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Panic and fear are tools for this contrarian investor

Isaac Legault prefers to invest when panic, fear and pessimism prevail.

Mike Legault, Legault

Isaac Legault

Occupation

Enrolled in the Ivey School of Business at the University of Western Ontario

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The portfolio

DH Corp., NorthWest Healthcare Properties REIT, Alaris Royalty Corp. and other mid-cap equities.

The investor

Isaac Legault bought his first stock when he was 15 years old. "The stock is delisted now, so you can guess how that turned out," he says.

The loss discouraged him from investing for several years. Now, he is back in the market and finding more success with his "own combination of fundamental and technical analysis." He is also taking steps toward a finance career, including a work term at RBC Dominion Securities performing equity research on mid-cap companies.

How he invests

For the most part, Mr. Legault is a contrarian investor. Panic and uncertainty are fertile grounds, in his opinion. "I often invest in mid-cap companies that have recently had a surprisingly poor earnings report, a shocking news release" or some other adverse event, he says.

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Those types of conditions can "create situations where fundamentally strong companies are trading at steep discounts to their fair value." This is especially so for small- and mid-cap equities where the lack of analyst coverage means "excellent investment opportunities often go unnoticed." Once Mr. Legault finds a "stock that has had its valuation significantly cut," he'll dig into the company's financial statements, markets and so on. If he buys, he'll patiently hold until the market bids the stock up to its real value – at which point he sells and moves onto the next undervalued opportunity.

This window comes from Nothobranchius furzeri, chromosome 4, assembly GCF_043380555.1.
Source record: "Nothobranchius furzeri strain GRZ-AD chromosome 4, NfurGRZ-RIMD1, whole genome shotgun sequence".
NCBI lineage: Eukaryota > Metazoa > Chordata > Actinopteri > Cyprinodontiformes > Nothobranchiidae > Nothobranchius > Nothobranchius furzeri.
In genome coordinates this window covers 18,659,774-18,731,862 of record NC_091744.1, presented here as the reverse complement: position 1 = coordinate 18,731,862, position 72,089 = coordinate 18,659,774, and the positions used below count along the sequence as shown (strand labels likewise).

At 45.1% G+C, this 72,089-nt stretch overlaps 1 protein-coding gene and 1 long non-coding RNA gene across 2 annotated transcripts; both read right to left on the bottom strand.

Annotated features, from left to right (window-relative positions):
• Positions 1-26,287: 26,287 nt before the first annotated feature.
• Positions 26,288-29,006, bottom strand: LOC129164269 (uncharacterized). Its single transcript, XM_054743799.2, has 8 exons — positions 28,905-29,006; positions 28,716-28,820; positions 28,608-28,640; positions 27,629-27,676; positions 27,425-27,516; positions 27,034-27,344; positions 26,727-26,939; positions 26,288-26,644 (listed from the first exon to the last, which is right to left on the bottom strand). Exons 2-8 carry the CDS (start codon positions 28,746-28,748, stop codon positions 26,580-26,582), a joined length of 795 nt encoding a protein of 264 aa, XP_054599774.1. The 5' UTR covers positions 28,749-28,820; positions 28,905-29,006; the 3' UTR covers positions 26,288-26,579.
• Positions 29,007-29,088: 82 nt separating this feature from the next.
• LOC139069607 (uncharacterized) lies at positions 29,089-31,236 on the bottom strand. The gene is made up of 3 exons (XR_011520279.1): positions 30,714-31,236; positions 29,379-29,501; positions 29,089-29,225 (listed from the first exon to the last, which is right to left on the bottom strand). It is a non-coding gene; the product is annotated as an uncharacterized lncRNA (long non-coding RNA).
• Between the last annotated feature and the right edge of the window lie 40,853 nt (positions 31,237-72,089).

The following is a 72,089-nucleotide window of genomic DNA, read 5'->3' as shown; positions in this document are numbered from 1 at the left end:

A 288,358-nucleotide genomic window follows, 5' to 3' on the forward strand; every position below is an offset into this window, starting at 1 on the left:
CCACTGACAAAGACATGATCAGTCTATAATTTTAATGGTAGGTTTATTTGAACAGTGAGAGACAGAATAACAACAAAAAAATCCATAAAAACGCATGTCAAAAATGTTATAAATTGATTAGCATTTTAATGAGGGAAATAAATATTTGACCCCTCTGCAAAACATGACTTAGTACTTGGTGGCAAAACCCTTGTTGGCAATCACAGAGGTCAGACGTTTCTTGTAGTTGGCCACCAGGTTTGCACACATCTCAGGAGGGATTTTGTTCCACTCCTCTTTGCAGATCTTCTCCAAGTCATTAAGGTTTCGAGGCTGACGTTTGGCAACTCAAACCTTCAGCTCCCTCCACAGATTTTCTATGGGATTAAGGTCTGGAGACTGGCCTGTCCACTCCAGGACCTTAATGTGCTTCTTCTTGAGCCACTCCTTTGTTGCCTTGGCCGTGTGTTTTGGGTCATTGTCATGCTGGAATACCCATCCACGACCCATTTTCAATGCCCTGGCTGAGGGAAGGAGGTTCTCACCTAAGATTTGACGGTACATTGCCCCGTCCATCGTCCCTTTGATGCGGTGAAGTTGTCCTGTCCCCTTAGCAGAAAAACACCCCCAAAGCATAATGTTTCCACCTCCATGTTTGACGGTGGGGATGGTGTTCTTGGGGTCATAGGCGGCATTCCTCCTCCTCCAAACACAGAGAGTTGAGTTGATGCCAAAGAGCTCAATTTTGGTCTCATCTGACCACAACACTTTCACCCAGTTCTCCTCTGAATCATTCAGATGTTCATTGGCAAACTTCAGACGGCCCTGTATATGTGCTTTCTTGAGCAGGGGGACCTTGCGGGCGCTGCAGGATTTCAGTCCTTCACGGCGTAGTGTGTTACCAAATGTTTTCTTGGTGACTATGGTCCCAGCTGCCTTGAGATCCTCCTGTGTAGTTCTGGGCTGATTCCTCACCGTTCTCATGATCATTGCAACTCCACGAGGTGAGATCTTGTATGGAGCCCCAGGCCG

Mr. Legault became interested in financial-technology provider DH Corp. after a poor earnings release in October sliced its share price in half. The stock has since partially recovered but Mr. Legault's analysis indicates it could go up another 25 per cent or so from its current price near $23.50, whenever delayed contracts are renewed, U.S. lending picks up, or a buy-out bid prices the firm near its break-up value.

Best move

It was purchasing the shares of a small mining exploration company that "had been releasing very encouraging mineralization reports." They were later taken over by another company at a 150-per-cent premium to the market price.

Worst move

It was selling his DirectCash Payments Inc. shares too early. A few months later, they were acquired by another company at a 60-per-cent premium to the market.

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Advice

"Be cautious when investing in a company that the market is very bullish on – they have a lot of downside potential if there is any indication expectations will not be met," Mr. Legault advises.

Want to be in Me and My Money? Contact Larry MacDonald at mccolumn@yahoo.com.

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